Tennesseans Respond to the Revolts of 1967

WARNING: Some of the archival documents featured in this post contain racist language and beliefs.

Written by Sarah Calise, Archivist

This week marks 50 years since the black community in Detroit protested police brutality, segregated housing and schools, and rising unemployment in a five-day rebellion from July 23-27. Over 150 similar revolts occurred throughout the year, especially during June and July. Some historians dubbed this time period as “the long, hot summer of 1967.”

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Stokely Carmichael speaks at the IMPACT Symposium at Vanderbilt University on April 8, 1967. Courtesy of The Tennessean.

Earlier that year, in April, Nashville experienced its own revolt. The Nashville Banner and other news outlets were quick to blame the days of unrest on Stokely Carmichael, a leader in the Black Power movement and the Student Nonviolent Coordinating Committee (SNCC). Carmichael and other members of the Black Panther Party arrived in Nashville in early April for the IMPACT Symposium held at Vanderbilt University. Following Carmichael’s appearances at colleges and universities throughout Nashville, many black students and members of the black community protested the city’s police brutality and racial discrimination. In an interview, available for viewing in this Vanderbilt University online exhibit, Carmichael discredited The Nashville Banner claim that he and his aides planned the revolts. Instead, Carmichael asserted that the police instigated violence against him and members of the black community. There were a few people, like Vanderbilt student Frank Allen Philpot, who spoke out about how white supremacy and oppression were the real causes of all the uprisings. Read Philpot’s opinion piece on Carmichael below:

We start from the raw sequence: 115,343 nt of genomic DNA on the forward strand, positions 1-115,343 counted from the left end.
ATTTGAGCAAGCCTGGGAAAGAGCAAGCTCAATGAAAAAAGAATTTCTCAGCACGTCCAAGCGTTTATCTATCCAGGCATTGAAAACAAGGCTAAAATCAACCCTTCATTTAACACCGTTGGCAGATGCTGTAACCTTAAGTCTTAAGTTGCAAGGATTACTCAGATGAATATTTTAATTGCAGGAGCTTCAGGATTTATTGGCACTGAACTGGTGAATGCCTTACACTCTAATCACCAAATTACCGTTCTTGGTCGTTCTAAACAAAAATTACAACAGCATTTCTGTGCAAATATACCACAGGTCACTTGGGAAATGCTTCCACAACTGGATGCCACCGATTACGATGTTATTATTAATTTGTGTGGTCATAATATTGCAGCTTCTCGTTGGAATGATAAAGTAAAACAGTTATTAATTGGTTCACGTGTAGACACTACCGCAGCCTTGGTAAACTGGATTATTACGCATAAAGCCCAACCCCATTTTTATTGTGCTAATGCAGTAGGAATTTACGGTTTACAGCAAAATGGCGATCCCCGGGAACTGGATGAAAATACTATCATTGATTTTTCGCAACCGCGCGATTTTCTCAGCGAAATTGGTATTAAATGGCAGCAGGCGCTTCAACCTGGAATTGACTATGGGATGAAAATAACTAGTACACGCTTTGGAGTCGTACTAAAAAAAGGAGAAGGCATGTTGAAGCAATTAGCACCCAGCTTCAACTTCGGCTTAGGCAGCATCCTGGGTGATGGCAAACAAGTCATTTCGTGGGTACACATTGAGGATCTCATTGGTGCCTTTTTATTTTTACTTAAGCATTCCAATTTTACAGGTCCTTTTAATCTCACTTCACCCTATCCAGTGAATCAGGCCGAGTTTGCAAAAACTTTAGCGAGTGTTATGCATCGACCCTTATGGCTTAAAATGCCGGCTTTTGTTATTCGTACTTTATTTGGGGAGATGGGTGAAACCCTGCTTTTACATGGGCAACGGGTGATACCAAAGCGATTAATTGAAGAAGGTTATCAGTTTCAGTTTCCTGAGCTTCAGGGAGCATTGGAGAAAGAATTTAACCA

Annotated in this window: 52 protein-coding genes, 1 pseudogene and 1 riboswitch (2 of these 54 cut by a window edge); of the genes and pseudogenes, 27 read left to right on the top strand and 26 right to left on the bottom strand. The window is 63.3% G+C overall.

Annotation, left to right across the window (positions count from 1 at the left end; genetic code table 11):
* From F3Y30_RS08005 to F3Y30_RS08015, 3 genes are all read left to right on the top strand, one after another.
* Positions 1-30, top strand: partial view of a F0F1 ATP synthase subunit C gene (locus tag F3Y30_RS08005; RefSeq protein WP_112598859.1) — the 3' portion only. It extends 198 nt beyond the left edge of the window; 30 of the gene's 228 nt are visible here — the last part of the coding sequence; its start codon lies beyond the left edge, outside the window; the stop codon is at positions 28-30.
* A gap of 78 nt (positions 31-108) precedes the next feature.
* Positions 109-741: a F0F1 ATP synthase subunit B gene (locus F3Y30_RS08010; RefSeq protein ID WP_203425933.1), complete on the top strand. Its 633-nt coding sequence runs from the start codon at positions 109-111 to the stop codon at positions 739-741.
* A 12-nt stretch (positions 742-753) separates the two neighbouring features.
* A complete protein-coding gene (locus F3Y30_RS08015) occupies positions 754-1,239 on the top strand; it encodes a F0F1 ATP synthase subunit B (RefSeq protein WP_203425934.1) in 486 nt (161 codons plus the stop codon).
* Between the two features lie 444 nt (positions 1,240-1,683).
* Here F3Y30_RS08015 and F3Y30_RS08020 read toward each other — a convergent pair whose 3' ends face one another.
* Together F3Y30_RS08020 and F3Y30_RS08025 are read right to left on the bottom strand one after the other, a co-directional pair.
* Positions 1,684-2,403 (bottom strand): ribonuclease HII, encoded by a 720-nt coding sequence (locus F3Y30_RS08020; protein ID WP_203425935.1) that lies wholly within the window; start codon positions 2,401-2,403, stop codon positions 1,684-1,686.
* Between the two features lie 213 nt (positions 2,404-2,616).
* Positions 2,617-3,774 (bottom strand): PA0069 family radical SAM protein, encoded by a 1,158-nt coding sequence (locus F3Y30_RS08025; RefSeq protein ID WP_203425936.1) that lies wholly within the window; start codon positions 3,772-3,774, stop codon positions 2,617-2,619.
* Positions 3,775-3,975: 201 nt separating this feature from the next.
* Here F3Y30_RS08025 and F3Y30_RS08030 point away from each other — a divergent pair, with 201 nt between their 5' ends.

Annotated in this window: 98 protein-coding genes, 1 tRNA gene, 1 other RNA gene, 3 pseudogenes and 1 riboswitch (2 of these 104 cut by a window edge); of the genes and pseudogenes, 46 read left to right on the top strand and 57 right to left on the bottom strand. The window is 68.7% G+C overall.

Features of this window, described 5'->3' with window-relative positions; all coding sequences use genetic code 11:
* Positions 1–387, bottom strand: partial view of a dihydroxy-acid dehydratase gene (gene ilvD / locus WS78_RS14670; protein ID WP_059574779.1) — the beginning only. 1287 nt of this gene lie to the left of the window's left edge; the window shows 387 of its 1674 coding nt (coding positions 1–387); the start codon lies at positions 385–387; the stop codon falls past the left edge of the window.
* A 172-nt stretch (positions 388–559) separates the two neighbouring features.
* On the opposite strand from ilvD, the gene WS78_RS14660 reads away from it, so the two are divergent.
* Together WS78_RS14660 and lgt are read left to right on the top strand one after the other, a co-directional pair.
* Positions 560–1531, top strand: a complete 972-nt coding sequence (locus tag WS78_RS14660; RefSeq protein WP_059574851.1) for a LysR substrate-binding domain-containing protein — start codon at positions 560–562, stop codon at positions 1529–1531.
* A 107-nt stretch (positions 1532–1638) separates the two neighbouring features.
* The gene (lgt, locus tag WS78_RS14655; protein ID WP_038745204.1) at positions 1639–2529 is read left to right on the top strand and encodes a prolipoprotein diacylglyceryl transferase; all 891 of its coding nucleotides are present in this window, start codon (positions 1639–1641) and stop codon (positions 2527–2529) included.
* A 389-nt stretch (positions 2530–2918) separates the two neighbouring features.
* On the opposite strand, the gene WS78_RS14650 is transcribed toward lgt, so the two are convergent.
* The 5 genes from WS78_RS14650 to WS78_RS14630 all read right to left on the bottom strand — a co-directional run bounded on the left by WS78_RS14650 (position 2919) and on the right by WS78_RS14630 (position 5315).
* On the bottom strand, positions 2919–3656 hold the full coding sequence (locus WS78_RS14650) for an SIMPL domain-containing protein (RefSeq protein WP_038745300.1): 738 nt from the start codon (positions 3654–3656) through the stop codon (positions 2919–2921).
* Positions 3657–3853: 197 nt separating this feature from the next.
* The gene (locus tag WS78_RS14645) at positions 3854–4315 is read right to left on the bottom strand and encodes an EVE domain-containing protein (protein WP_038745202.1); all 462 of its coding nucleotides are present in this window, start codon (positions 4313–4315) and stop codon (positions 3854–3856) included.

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Opinion piece from The Vanderbilt Hustler, April 11, 1967. Courtesy of Vanderbilt’s Jean and Alexander Heard Library.

For several months after IMPACT, the local government and Nashville newspapers continued to accuse Carmichael and Black Power activists of inciting riots across the country. In late July, following deadly revolts in Newark and Detroit, hundreds of Tennesseans from across the state wrote to Senator Albert Gore asking him and his fellow Congressmen to preserve “law and order,” and Gore agreed. He replied to the letters with this statement: